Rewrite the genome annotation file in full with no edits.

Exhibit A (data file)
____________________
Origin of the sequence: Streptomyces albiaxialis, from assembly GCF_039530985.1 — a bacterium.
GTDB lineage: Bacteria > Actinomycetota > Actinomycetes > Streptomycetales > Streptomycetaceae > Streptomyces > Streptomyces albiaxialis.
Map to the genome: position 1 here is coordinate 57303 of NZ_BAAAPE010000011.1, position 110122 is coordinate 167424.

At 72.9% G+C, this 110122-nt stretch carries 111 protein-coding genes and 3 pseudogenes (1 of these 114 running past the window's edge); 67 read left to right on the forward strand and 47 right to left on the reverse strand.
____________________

Origin of the sequence: Streptomyces albiaxialis, from assembly GCF_039530985.1 — a bacterium.
GTDB lineage: Bacteria > Actinomycetota > Actinomycetes > Streptomycetales > Streptomycetaceae > Streptomyces > Streptomyces albiaxialis.
Map to the genome: position 1 here is coordinate 57303 of NZ_BAAAPE010000011.1, position 110122 is coordinate 167424.

At 72.9% G+C, this 110122-nt stretch carries 111 protein-coding genes and 3 pseudogenes (1 of these 114 running past the window's edge); 67 read left to right on the forward strand and 47 right to left on the reverse strand.